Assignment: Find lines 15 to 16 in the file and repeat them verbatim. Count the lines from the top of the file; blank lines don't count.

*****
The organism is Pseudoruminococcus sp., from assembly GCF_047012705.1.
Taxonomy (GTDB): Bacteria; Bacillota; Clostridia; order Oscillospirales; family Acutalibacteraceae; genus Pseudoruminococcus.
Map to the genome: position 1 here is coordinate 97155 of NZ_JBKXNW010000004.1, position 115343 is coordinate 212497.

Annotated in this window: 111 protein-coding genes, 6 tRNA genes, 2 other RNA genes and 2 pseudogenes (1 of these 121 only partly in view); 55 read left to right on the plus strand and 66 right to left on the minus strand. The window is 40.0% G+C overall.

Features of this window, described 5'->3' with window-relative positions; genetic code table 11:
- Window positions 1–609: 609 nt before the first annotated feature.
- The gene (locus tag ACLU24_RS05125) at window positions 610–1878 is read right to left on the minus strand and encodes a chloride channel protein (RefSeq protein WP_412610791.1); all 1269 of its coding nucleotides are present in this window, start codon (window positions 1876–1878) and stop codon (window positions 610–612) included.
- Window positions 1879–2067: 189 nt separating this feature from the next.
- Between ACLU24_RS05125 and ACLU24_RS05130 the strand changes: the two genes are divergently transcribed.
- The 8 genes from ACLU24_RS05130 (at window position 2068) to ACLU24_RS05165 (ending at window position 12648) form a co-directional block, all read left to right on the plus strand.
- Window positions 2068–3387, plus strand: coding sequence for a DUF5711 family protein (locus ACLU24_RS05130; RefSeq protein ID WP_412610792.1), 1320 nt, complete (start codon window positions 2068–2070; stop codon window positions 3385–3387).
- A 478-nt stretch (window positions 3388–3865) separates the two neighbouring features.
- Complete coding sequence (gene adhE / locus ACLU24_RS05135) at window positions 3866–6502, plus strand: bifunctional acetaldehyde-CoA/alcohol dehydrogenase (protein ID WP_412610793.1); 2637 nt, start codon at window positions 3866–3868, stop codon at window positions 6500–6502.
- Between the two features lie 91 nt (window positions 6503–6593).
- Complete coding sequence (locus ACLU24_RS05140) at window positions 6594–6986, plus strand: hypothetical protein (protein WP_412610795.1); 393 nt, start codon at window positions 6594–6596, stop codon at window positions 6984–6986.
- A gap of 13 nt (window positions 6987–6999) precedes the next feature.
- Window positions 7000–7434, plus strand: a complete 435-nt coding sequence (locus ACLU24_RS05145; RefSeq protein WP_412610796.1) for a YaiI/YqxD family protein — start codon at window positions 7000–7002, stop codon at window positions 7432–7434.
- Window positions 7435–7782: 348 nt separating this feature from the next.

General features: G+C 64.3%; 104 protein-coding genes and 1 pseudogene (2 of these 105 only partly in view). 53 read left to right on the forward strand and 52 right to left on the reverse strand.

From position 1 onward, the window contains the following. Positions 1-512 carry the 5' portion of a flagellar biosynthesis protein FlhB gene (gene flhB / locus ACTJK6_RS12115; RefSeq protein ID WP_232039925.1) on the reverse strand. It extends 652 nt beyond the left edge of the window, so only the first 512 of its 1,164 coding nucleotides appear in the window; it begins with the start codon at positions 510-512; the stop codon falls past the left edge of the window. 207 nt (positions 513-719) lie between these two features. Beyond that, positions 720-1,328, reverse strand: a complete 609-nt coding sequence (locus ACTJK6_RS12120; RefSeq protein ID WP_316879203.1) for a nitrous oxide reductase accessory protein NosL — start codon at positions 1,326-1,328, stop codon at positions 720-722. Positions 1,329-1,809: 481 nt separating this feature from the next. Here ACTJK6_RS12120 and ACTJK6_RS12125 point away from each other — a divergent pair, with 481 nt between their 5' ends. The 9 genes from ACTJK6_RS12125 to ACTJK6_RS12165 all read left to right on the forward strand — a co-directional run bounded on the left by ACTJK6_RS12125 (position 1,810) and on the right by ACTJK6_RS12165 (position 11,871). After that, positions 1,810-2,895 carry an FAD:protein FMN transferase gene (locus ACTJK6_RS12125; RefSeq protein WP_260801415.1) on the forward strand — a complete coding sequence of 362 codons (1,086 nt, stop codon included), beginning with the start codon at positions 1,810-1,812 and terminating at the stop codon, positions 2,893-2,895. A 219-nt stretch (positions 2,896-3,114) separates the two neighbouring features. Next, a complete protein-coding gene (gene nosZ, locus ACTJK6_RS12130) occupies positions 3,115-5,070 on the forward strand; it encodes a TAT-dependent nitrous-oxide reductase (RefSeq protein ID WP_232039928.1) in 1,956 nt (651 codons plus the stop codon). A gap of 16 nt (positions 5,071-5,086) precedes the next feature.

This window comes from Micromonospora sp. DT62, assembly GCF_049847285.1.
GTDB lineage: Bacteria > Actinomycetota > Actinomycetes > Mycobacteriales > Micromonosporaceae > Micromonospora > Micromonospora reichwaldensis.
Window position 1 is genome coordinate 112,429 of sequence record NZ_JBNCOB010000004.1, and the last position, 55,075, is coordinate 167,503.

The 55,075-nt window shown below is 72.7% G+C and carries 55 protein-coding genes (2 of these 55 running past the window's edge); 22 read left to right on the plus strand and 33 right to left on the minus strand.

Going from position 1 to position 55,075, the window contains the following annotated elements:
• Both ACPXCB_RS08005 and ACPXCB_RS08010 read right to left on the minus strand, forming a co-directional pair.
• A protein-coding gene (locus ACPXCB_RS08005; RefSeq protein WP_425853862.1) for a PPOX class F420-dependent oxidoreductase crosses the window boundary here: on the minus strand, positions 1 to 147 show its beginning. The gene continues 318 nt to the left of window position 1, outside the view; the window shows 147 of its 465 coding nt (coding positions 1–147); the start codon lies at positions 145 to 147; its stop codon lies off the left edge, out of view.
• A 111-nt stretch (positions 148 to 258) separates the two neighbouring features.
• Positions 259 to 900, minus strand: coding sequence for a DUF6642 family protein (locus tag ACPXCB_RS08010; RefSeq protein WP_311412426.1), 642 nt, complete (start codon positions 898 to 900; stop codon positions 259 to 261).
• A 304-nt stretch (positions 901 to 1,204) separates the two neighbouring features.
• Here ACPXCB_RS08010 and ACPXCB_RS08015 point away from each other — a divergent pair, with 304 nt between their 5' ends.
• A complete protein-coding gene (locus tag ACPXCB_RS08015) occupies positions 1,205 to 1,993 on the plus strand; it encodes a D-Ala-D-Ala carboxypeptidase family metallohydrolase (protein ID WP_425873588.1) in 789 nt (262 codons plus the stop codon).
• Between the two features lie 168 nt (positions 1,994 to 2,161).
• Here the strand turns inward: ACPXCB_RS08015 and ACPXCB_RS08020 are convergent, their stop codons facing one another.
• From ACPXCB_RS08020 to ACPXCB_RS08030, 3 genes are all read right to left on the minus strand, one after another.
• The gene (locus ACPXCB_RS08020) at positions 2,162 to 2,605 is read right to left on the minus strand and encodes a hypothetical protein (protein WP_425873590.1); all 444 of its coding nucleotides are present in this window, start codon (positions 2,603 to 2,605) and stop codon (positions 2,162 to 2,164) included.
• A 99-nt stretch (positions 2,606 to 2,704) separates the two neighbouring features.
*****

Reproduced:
- Complete coding sequence (locus ACLU24_RS05140) at window positions 6594–6986, plus strand: hypothetical protein (protein WP_412610795.1); 393 nt, start codon at window positions 6594–6596, stop codon at window positions 6984–6986.
- A gap of 13 nt (window positions 6987–6999) precedes the next feature.